The Denver Catholic Worker is an informal intentional community that provides hospitality to folks experiencing homelessness in the Denver area. For 38 years our hospitality house was a home where we lived in community with our guests, striving to carry on the Catholic Worker mission, as Peter Maurin put it, to “create a world where it is easier for people to be good.” Our house was located in the historic Five Points neighborhood of Denver from July, 1978 until January, 2016, when a fire burnt out its interior and displaced our community physically.
In July of 2018, we purchased a smaller house six blocks away, which we have renovated and opened in June of 2019. Two folks who were living in the old house are the core of the new one, and there are two bedrooms for families. We have decided to focus on serving refugees and immigrants. One two-person family has been living with us since the opening, but the house was limited by zoning to four persons total until February 8, 2021, when the city approved a new definition of “household.” Now we can house five unrelated adults, plus their relatives, and are delighted to have welcomed a new family of three.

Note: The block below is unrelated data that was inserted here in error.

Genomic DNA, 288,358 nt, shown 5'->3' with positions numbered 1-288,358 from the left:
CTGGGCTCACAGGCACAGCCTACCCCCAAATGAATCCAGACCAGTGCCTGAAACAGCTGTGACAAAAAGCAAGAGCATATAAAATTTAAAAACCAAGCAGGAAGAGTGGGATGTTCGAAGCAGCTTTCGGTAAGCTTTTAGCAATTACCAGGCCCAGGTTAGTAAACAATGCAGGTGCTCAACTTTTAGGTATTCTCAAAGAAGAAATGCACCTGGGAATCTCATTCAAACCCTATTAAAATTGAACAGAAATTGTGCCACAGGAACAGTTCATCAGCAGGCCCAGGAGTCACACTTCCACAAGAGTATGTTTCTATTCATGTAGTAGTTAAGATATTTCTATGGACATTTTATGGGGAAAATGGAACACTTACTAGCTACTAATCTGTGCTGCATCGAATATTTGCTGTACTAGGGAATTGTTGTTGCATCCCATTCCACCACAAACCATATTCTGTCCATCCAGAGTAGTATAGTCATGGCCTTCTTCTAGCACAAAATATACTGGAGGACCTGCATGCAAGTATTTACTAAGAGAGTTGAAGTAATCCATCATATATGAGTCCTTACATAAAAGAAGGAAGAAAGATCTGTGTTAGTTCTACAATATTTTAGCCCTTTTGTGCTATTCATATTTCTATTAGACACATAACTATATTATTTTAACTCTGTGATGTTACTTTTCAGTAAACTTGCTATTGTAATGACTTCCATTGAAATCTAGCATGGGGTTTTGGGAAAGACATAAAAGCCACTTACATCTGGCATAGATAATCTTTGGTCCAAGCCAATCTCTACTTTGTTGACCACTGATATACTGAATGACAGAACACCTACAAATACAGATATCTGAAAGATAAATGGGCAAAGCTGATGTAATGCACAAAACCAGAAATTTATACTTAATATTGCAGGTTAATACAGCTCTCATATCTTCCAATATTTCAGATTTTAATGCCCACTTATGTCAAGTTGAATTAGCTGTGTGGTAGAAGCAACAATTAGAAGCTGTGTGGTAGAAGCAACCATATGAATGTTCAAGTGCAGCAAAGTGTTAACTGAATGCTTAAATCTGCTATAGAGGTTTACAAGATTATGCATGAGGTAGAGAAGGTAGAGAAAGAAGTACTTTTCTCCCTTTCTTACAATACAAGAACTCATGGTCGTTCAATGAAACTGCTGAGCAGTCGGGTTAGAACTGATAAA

Two long-time members of the CW community live next door to the house and participate in its decision-making and prayer life, including weekday noon prayer. The corona virus pandemic drove us to move our regular Thursday night prayer at 7:00 p.m. to Zoom, but since the spring of 2021 we’ve resumed prayer in our living room on the first and third Thursdays, keeping Zoom on the others to accommodate community members living at a distance.
If you wish to make a donation, the PayPal link above will let you donate through Emmaus Housing, which is tax exempt, and your gift will be automatically earmarked for the Denver Catholic Worker House.
We are part of a much larger movement called the Catholic Worker Movement, which was founded in 1933 by Dorothy Day and Peter Maurin in New York City. There are over 200 Catholic Worker communities across the globe. To find out more about the movement, or to see a directory of Catholic Worker houses of hospitality, soup kitchens, farms and community spaces, go to http://www.catholicworker.org. There you can read about the movement’s values, ideals, history of activism and current work, along with archives of newsletter articles.
Looking for the Denver Catholic Worker Soup Kitchen? They function separately from the house. To contact them please go to http://www.denvercatholicworkersoupkitchen.com.